The demise of this untiring senior academic, who was affiliated to the Department of Educational Foundations and Policy Studies of the London Institute of Education before his ‘retirement’ in 2003, is deeply mourned by both the English-speaking and international community of educationists, policy makers and students. His sharp and sound scholarship, firm leadership, inspiring mentorship and lifelong dedication to the global development of the history of education are acknowledged in Europe, the United States, Brazil, China, Japan, Africa, Australia and New Zealand. This is borne out by the obituaries written by his younger colleagues Roy Lowe and Ruth Watts (School of Education, University of Birmingham), Gary McCulloch (International Centre for Historical Research in Education, University College London) and J-J.H. Dekker (Department of Pedagogy, Rijksuniversiteit, Groningen). (1)
Richard Aldrich was also a former President of the UK History of Education Society (1989-93) and the International Standing Conference for the History of Education (1994-97). He was responsible for 20 books and over 90 learned articles produced over 4 decades. My personal essential pick of this substantial and trenchant output, at least as manifest on my bookshelf and on my desk, includes: ‘An Introduction to the History of Education’ (Hodder and Stoughton, 1982), ‘A Century of Education’ (RoutledgeFalmer, 2002), ‘The Institute of Education 1902-2002: A Centenary History’ (London Institute of Education, 2002), “ The Three Duties of the Historian of Education”, History of Education, 32,2 (2003): 133-143, ”Nature, Nurture and Neuroscience: Some Future Directions for Historians of Education”, Paedagogica Historica, 50,6 (2014), and ’’Education for Survival: An Historical Perspective”, History of Education, 39, 1(2010): 1-14. These are either classic texts in their own right or challenging proposals of an alert mind fuelled by an undeniable ‘unquenching spirit’ (in the words of Roy Lowe), which to my mind – in both a national and broader perspective – supplement the foundational works of W.H.G. Armytage ’Four Hundred Years of English Education’ (Cambridge University Press, 1964), J. Lawson and H. Silver ‘A Social History of Education in England’ (Methuen, 1973), W. Boyd and E. King ‘A History of Western Education’ (A.& C. Black, 1975, 11th ed.), D. Lawton and P. Gordon ‘A History of Western Educational Ideas’ (Woburn Press, 2002), G. McCulloch ‘The RoutledgeFalmer Reader in History of Education’ (Routledge, 2005) and my former tutor Harry Schofield, ’The Philosophy of Education: An Introduction’ (Allen & Unwin, 1972). However, high on my wish list are ‘Lessons from History of Education: The Selected Writings of Richard Aldrich’ published in Routledge’s World Library of Educationalists Series in 2006 and the two peer tributes he received in his lifetime from C. Whitehead & T.A. O’Donoghue (guest editors) ‘Essays in honour of Professor Emeritus Richard Edward Aldrich’, Educational Research and Perspectives (Australia), Special Issue,26,2 (2004) and D. Crook & G. McCulloch(eds.) ’History, Politics and Policymaking in Education: A Festschrift Presented to Richard Aldrich (IOE, 2007).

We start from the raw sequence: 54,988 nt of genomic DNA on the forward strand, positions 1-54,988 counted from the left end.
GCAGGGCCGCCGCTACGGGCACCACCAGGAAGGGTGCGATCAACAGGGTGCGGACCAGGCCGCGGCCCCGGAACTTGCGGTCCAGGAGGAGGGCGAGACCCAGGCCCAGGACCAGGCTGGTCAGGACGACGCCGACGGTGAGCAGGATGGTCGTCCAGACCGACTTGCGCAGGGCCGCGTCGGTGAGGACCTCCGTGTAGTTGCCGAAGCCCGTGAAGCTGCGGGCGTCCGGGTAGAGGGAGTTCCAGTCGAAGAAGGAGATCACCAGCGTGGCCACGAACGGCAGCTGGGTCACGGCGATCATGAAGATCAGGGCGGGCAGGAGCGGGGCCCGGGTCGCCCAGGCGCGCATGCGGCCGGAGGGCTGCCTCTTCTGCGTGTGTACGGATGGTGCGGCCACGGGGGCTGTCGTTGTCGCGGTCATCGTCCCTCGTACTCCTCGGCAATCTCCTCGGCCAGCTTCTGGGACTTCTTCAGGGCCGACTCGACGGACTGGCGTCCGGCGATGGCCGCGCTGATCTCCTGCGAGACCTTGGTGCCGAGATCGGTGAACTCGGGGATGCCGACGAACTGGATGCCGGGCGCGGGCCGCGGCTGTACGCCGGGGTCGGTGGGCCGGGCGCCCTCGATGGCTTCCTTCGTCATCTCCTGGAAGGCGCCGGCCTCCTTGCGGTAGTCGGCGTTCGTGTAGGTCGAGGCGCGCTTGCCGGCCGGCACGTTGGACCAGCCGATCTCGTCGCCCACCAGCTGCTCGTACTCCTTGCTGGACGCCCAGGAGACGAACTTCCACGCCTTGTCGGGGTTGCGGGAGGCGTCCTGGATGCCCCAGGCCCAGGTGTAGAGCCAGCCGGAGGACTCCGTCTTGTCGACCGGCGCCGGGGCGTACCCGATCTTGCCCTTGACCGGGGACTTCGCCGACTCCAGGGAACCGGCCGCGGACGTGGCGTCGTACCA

Young Richard Aldrich graduated in History from Cambridge in 1958, obtained his PGCE at King’s College, London, and served for 6 years as a secondary school teacher before taking up a lectureship at Southlands College of Education. His stay at King’s ignited his love of history of education and he was awarded an MPhil in 1970 on “Education and the Political Parties 1830-1870”, followed by a PhD in 1977 on “Sir John Pakington and National Education”, both supervised by A. C. Beales, a specialist of English recusant history.
Aldrich joined the Institute of Education in 1973 and with his colleagues resolved loyally to earn it an international reputation for the quality of its teaching, thinking and research. He steered the course of the discipline through thick and thin in both the Thatcher and later years. He engaged with policymakers, the public and colleagues of other disciplines far and wide, stressing the importance of sustained contextualising and arguing for historians to meet the challenges of globalisation and re-position the tired Eurocentric histories that dominate research agendas. With diplomacy, as he was convinced that individuals still make a difference; history of education is not constructed; continuities and changes (rather than radical reforms per se) are the recurring patterns of educational development…